Wednesday, 16 July 2014

China wants our logs? Get off our butts and move them out to the highest bidder .

BC law lets one log in fourteen be exported. As the Fraser Institute reports, the seller has to beg locals to pay $74/cubic m. before being allowed to sell a tiny fraction abroad at $108. The foreigners pay more because they value that log more than we do. The difference is wealth we willfully robs from ourselves.

There's a chorus of BC boosters who neither buy nor sell logs themselves but have plenty of opinion about who should. Forget those who get the vapours every time a tree falls near a media outlet. (A fevered link).  The argument that we should keep lumber milling jobs in BC sounds pretty good. The reality is we aren't prepared to cut those logs to the sizes and quantities the Chinese need. The government's own Forestry Innovation Investment marketing agency says in a one page summary that although some of our cheap 2x4 gets used in China for concrete forms, we offer 1 1/2" thick boards but they want a minimum of 1-7/8" for furniture blanks and so on. We sell hardly any high end wood to China because we can't be bothered milling it to their specs.    I ran into this once when an old Swiss gentleman came to my shop looking for roof trusses which he wanted built from metric wood dimensions unlike any I'd ever seen to fit on a metric-dimensioned shed of a size no one else in BC would bother building.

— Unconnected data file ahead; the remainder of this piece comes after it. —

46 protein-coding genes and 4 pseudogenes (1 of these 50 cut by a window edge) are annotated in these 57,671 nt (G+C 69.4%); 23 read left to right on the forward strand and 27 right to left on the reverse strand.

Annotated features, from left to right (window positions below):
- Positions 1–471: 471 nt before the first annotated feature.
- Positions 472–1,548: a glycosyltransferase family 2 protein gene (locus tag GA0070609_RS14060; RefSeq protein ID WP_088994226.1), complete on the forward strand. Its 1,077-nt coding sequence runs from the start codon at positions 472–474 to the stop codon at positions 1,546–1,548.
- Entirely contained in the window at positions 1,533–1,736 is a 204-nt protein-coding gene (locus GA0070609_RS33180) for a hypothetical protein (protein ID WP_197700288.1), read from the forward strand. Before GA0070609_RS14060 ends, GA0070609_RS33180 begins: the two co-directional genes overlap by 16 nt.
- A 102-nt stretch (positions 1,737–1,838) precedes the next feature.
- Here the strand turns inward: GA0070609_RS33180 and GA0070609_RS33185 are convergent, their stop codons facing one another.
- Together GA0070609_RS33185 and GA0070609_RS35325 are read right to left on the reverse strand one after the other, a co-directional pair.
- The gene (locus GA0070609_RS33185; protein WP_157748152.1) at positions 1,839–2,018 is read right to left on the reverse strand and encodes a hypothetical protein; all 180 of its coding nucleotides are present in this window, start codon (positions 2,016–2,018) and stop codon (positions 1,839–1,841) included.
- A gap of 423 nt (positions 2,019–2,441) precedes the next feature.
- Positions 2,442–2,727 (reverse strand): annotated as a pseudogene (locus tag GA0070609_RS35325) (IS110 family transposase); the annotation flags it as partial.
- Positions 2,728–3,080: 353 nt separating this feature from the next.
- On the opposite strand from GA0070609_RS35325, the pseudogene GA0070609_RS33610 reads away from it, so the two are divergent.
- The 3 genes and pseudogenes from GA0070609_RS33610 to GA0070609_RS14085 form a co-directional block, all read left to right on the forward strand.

From the Fraser Institute's report on log exports:
"In 2011, B.C.’s forestry and logging sector contributed $1.77 billion to the province’s GDP (the total dollar value of all goods and services produced in B.C.). That year, coniferous logs sold domestically on the Vancouver log market for $74.28 per cubic metre while exports sold for $108.35. Only seven per cent of the 2011 log harvest was exported, despite foreign market demand for B.C. logs".
Booms in Howe Sound

It sounds like the communist farm commune: You have to sell your product to a designated buyer at a low price and only the bit you grow on your own plot can you freely sell. Why on earth is the provincial government the gate keeper, the dog lying in the manger door that keeps the other animals from coming in and out to munch in peace? It's because, in BC, the government owns almost every hectare of land from north to south and this makes them an easy target for rent seeking.  (" When a company, organization or individual uses their resources to obtain an economic gain from others without reciprocating any benefits back to society through wealth creation" Wikipedia.)

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